Don’t make the mistake Jeffry Pilcher's social media reality check for bashing.
"Most social media projects start with the tool, then look for a strategy," said Pilcher of The Financial Brand. "That’s like going into the garage grabbing any tool and then running around the house looking how to use it. You need to know what problem you’re trying to solve, and without clear measurable business goals, you’re wasting your time."
He added that is one of the reasons why most social media experiments are duds. "Banking is boring and the most precious commodity on earth is time," said Pilcher. "If you truly care about your members, find ways they can spend less time with your brand. Freeing up members’ time benefits them and may be a more productive area than social media."
For Pilcher the questions he’s raised about social media revolve around the fact that only 30% of credit unions have a social media strategy while 70% simply jumped in and crossed their fingers. In addition only 4% of consumers have ever used social media to connect with their financial institution, less than 1% of members "like" their credit union on Facebook and less than .5% of members follow their credit union on Twitter. The pervading myth that everyone should be doing it doesn’t hold true for small credit unions as only some of the tools are free. He quoted Aite Group’s Ron Shevlin "that most social media projects don’t have a shot in hell without a $100,000 budget."
"The costs are as much as any other marketing effort undertaken maybe more," said Pilcher. "I want to be clear I’m not saying social media is a pointless waste of time, just that you should apply the same strategic discipline to social media as you do in other areas. Build a social media strategy before jumping in."
He said social media has it merits–the best being for peer-to-peer networking, supporting community initiatives and public relations–particularly if integrated as part of a crisis communication plan. The key to building a strategy starts with not pitching it to management as "social media."
"Stop calling it that. No one really knows what you’re talking about. It means different things to different people," said Pilcher. "So if you want to be taken seriously ask yourself what problem am I trying to solve and create a product tie-in or create a product for your target audience. If you don’t integrate it then you’ll be struggling to find ROI."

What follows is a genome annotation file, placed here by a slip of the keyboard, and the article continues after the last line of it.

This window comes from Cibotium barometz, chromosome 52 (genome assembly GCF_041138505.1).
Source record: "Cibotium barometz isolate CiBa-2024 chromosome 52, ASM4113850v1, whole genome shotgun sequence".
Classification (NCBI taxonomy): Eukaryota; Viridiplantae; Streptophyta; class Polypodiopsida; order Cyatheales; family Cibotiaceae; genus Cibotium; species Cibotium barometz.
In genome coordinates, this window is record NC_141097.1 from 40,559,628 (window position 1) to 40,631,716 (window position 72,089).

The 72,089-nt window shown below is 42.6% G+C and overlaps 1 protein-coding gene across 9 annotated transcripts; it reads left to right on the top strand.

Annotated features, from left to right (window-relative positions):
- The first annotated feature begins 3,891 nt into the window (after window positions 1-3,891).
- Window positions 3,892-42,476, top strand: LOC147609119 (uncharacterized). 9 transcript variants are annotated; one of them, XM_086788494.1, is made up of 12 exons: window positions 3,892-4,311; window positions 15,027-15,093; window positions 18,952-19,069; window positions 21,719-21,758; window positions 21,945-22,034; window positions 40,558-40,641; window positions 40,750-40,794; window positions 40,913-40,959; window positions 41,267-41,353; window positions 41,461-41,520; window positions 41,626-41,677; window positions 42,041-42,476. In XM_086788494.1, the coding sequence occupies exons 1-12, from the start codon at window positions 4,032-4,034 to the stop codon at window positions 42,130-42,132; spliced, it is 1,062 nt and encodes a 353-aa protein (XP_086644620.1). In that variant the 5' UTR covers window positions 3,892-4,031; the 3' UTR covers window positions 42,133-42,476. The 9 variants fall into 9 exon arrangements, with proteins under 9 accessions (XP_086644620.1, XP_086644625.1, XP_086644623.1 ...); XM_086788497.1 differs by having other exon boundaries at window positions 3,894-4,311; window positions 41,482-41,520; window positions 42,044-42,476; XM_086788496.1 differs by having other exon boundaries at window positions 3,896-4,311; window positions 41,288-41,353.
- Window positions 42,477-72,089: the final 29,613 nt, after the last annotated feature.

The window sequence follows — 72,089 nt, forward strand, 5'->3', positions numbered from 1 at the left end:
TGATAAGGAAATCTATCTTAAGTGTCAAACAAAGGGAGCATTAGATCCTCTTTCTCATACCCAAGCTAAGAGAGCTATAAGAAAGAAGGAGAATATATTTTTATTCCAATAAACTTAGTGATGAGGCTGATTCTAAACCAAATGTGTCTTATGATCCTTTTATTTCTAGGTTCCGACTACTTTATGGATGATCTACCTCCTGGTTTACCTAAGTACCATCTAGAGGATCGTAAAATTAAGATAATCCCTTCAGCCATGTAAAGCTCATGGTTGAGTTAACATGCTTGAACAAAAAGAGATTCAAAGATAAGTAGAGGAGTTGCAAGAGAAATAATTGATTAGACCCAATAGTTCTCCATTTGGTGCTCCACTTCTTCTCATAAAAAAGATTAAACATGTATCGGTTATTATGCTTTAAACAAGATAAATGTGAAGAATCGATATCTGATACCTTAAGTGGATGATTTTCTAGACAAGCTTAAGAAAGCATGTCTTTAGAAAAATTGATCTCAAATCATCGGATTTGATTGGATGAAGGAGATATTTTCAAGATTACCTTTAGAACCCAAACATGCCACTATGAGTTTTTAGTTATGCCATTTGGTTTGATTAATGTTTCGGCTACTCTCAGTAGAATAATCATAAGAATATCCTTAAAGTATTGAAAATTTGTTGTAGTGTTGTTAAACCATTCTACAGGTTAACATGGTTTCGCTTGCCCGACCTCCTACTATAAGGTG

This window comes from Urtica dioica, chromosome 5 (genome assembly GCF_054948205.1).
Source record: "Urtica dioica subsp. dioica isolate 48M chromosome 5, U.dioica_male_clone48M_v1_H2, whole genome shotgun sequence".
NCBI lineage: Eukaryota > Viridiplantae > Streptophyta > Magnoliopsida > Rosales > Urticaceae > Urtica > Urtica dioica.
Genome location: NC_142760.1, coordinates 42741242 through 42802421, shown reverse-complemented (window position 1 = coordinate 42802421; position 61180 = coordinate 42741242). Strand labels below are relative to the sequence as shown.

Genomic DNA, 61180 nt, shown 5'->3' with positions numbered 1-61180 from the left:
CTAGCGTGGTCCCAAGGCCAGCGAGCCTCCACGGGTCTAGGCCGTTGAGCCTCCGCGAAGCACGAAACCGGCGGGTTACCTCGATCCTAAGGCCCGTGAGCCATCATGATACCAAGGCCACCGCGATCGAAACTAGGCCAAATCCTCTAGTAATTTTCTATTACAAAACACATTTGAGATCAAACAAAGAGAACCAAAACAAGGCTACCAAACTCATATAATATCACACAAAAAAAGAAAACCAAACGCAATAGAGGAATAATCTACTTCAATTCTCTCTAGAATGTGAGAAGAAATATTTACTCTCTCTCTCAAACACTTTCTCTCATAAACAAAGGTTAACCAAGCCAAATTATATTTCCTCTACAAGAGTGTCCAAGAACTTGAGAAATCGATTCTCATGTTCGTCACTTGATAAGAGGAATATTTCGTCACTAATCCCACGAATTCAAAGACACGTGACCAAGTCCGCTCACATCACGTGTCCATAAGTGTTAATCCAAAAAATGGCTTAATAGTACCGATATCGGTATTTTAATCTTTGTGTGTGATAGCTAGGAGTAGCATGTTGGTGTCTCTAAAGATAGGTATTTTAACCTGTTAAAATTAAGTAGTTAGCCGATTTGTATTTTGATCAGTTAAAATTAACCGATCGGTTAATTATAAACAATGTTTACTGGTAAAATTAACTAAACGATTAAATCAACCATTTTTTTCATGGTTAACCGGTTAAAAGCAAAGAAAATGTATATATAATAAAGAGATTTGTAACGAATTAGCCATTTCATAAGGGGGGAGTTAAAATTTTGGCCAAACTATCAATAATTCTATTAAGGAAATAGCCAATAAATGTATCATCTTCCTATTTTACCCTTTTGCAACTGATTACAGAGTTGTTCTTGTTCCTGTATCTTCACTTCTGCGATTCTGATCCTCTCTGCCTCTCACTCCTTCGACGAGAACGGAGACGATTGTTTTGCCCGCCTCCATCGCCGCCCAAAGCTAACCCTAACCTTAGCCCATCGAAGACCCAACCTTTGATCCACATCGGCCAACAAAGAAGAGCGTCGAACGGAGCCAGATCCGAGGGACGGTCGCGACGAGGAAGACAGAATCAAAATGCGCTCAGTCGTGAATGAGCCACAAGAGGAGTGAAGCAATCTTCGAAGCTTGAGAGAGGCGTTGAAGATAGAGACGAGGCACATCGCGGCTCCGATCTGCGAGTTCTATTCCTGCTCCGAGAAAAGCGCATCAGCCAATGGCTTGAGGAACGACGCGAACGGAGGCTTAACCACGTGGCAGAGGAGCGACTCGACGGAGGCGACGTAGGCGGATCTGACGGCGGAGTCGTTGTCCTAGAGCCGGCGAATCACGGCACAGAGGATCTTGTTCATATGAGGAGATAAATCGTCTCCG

He added that the efforts have to be supported with marketing muscle. "If you don’t tell them no one will come and inadequate marketing resources is why most bomb."
Social media can also be used effectively to capture contact information and to keep the member relationship going. Pilcher advised attendees to "ask for MCIF information at every stage of social media to find out who your members are and what makes them tick."
There are advantages to credit unions maximizing today’s key trading currencies of data and information. During her session entitled, "A Day in the Life of a Bank’s Customer: Today, Tomorrow and Beyond," Stessa Cohen, research director banking/investment services at Gartner revealed that an inability to look beyond the immediate customer relationship will be the single most damaging omission that financial services companies make over the next five years.
"We need to listen in on those social network conversations, see the data and information and understand why consumers are spending time there," said Cohen. "Networks are expanding and changing, embrace them all–not just your own, find a way to leverage them and figure out how you’ll support those customers."
She added that credit unions already have a lot of data on their members that can be used to develop value added services. For example, the most common mobile banking activity of young adults age 18-24 is not transactional but looking for branches and ATMs. Location based apps will grow, so in building a mobile financial services strategy look at areas where banking and payments overlap across all areas of the credit union and use a matrix to identify those products and services that can’t be done now but maybe can be created on mobile devices.
"Your customers have lives outside of banking. Look beyond the immediate financial services relationship, understand the influences that shape those lives and find new opportunities for product/services and ways to communicate with them," said Cohen. "Think how to move your credit union forward beyond the next five years."
Ultimately, the most surefire formula to get consumers talking on or off-line, Pilcher said is to have a remarkable brand and deliver truly exceptional experiences.
"That is what I hope you make your number one priority," said Pilcher.
Pilcher’s Social Media Reality Check
Pilcher’s Social Media Reality Check
no strategy no fans
no goals no followers
no focus no comments
no budget = no community
no time no sales
no marketing no new members
no product tie-in no success
no metrics no c-suite buy-in